6. ## Re: Fourier transform and orthogonal system

Originally Posted by Hartlw
Parseval's Theorem: An orthonormal sequence {xn} in H is complete iff:

llxll^2 = (sum n=1 to inf) l(x,xn)l^2.. for every x in H.

Using your premise above, how does Parseval's theorem tell you $\widehat{\phi}_n$ is incomplete? ie, how do you show " $\hat{f}$ is orthogonal to all the functions $\hat{\phi}_n$ "
There is more than one result that carries Parseval's name. The result that you state as Parseval's Theorem is what I call Parseval's Identity. For me, Parseval's Theorem is the result which says that if f, g are functions in $L^2(\mathbb{R})$ with Fourier transforms $\widehat{f},\,\widehat{g}$ then $\langle f,g\rangle = \langle \widehat{f},\widehat{g}\rangle.$

It follows that if you have a (nonzero) function $f\inL^2(\mathbb{R})$ such that $\langle f,\phi_n\rangle = 0$ for all n, then $\langle \widehat{f},\widehat{\phi}_n\rangle = 0$ for all n.

7. ## Re: Fourier transform and orthogonal system

Originally Posted by Opalg
There is more than one result that carries Parseval's name. The result that you state as Parseval's Theorem is what I call Parseval's Identity. For me, Parseval's Theorem is the result which says that if f, g are functions in $L^2(\mathbb{R})$ with Fourier transforms $\widehat{f},\,\widehat{g}$ then $\langle f,g\rangle = \langle \widehat{f},\widehat{g}\rangle.$

It follows that if you have a (nonzero) function $f\inL^2(\mathbb{R})$ such that $\langle f,\phi_n\rangle = 0$ for all n, then $\langle \widehat{f},\widehat{\phi}_n\rangle = 0$ for all n.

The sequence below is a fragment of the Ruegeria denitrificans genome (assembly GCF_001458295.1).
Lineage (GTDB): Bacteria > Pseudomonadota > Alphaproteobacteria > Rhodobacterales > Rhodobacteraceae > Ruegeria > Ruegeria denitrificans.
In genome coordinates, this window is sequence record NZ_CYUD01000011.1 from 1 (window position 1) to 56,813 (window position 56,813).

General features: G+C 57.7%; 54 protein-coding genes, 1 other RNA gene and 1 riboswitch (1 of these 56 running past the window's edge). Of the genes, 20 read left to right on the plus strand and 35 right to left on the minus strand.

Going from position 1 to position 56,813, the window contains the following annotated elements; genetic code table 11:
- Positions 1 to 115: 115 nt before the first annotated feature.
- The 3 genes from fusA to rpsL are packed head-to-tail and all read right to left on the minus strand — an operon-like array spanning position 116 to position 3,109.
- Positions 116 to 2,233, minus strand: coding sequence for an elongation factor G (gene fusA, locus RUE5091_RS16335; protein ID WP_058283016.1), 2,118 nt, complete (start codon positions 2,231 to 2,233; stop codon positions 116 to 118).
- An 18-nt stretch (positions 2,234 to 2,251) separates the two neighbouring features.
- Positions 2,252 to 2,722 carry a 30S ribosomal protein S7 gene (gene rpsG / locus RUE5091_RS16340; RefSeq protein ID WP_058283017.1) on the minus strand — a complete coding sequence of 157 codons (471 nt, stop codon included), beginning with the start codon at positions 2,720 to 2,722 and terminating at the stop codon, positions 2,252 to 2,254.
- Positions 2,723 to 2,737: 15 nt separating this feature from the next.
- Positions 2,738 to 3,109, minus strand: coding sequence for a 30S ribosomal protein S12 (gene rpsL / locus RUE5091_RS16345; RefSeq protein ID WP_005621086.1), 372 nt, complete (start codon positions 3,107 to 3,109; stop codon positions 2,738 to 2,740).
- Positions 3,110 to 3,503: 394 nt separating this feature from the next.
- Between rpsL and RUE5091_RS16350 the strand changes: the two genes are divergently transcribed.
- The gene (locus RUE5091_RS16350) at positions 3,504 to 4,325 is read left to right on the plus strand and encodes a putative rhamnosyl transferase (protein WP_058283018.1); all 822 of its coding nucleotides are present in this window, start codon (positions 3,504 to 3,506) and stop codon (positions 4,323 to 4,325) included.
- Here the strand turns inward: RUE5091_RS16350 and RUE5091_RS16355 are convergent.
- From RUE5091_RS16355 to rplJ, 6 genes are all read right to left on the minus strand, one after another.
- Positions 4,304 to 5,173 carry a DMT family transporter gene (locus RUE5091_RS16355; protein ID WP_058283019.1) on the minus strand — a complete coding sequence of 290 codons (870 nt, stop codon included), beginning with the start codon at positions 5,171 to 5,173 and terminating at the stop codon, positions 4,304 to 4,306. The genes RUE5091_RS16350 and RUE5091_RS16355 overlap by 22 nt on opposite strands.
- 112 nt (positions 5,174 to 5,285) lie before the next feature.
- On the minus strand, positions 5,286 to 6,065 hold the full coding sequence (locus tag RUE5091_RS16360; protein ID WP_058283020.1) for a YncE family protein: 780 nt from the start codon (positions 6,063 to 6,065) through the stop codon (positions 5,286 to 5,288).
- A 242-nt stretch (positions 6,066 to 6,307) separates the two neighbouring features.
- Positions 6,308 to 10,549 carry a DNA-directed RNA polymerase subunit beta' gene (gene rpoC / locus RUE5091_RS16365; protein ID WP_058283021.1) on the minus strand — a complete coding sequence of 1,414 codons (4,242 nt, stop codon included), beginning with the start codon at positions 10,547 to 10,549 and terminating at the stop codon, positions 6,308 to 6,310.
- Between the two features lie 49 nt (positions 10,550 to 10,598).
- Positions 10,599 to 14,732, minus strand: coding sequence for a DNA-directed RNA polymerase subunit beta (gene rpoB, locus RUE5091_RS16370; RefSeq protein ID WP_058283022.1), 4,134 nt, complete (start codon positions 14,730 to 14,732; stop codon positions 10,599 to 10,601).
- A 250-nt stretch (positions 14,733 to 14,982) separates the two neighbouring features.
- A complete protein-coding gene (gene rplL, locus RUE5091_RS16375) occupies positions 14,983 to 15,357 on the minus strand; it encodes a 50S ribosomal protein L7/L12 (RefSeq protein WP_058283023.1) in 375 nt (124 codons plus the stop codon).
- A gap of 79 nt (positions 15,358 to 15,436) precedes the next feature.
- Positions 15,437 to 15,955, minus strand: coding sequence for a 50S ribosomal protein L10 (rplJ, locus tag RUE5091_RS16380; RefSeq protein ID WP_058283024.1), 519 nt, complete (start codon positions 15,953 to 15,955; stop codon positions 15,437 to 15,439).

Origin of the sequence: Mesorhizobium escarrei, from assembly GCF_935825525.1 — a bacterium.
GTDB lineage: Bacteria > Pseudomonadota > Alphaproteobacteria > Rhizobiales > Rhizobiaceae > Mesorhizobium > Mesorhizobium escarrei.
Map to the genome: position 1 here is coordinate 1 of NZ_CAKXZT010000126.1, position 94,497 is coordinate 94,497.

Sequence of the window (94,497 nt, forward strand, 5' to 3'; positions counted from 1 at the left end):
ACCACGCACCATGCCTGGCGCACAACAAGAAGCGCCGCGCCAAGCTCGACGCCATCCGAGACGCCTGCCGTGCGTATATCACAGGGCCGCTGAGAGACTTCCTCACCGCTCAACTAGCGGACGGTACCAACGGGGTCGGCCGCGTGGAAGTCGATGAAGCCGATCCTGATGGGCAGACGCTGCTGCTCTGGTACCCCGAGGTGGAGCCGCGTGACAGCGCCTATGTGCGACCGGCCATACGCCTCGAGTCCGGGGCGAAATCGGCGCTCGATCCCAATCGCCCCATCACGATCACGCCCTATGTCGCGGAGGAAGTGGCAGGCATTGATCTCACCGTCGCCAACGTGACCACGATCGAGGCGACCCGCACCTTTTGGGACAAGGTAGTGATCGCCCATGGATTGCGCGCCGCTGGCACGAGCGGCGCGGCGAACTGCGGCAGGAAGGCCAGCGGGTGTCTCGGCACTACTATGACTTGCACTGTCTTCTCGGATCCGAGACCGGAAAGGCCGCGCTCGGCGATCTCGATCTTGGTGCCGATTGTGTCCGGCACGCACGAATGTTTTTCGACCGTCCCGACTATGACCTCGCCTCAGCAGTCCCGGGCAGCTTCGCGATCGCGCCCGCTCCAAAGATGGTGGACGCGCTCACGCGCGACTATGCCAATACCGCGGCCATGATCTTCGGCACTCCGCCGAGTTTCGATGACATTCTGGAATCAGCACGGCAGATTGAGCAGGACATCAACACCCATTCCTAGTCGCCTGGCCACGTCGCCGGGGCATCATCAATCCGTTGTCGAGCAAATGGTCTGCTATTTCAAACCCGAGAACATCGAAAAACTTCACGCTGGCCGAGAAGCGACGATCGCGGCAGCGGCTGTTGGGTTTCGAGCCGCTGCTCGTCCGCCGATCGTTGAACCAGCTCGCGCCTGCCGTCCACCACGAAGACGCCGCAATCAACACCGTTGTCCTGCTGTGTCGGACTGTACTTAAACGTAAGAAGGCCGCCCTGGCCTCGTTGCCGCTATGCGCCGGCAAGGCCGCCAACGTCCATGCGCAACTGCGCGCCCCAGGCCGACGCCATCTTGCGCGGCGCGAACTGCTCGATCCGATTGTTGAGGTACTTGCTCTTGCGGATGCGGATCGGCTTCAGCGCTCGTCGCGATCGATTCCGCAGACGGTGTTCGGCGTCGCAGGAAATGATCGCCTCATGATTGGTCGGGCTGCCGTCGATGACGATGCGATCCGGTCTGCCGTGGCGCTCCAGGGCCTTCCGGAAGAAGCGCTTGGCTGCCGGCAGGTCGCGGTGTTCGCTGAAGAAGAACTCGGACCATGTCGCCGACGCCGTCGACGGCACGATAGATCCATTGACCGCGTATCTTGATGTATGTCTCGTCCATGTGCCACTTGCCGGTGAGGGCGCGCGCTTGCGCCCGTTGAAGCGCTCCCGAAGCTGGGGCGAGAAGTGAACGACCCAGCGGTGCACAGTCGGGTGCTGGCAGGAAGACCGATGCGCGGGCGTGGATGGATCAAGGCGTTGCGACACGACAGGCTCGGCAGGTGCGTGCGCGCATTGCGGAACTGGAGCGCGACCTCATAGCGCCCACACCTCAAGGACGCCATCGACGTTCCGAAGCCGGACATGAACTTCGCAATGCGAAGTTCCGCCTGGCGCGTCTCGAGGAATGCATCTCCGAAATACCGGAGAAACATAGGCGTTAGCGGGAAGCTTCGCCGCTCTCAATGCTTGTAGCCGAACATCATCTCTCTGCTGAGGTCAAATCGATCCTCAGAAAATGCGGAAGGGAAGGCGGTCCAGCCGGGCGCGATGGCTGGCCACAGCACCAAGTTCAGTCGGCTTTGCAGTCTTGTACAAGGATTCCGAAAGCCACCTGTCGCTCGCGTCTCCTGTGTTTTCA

That wraps it up. Thanks, very nice.

I note belatedly that f is given by you in post #3, which also invokes Parseval's theorem.

The theorem that if ( $\widehat{f}$, $\widehat{\phi}_n$) = 0 for all n and some $\widehat{f}$ not zero implies $\widehat{\phi}_n$ is incomplete, might help the novice.

Finally, I found many versions of Parsevals theorem, with various (formula, theorem, identity) interchanged names, including for Fourier Series and one that states the Fourier transform is bijective, but none with your version. Could you please give a source for your version, preferably internet?

8. ## Re: Fourier transform and orthogonal system

Originally Posted by Hartlw
That wraps it up. Thanks, very nice.

I note belatedly that f is given by you in post #3, which also invokes Parseval's theorem.

The theorem that if ( $\widehat{f}$, $\widehat{\phi}_n$) = 0 for all n and some $\widehat{f}$ not zero implies $\widehat{\phi}_n$ is incomplete, might help the novice.

Finally, I found many versions of Parsevals theorem, with various (formula, theorem, identity) interchanged names, including for Fourier Series and one that states the Fourier transform is bijective, but none with your version. Could you please give a source for your version, preferably internet?
Parseval's theorem - Wikipedia, the free encyclopedia (see especially the section headed Equivalence of the norm and inner product forms.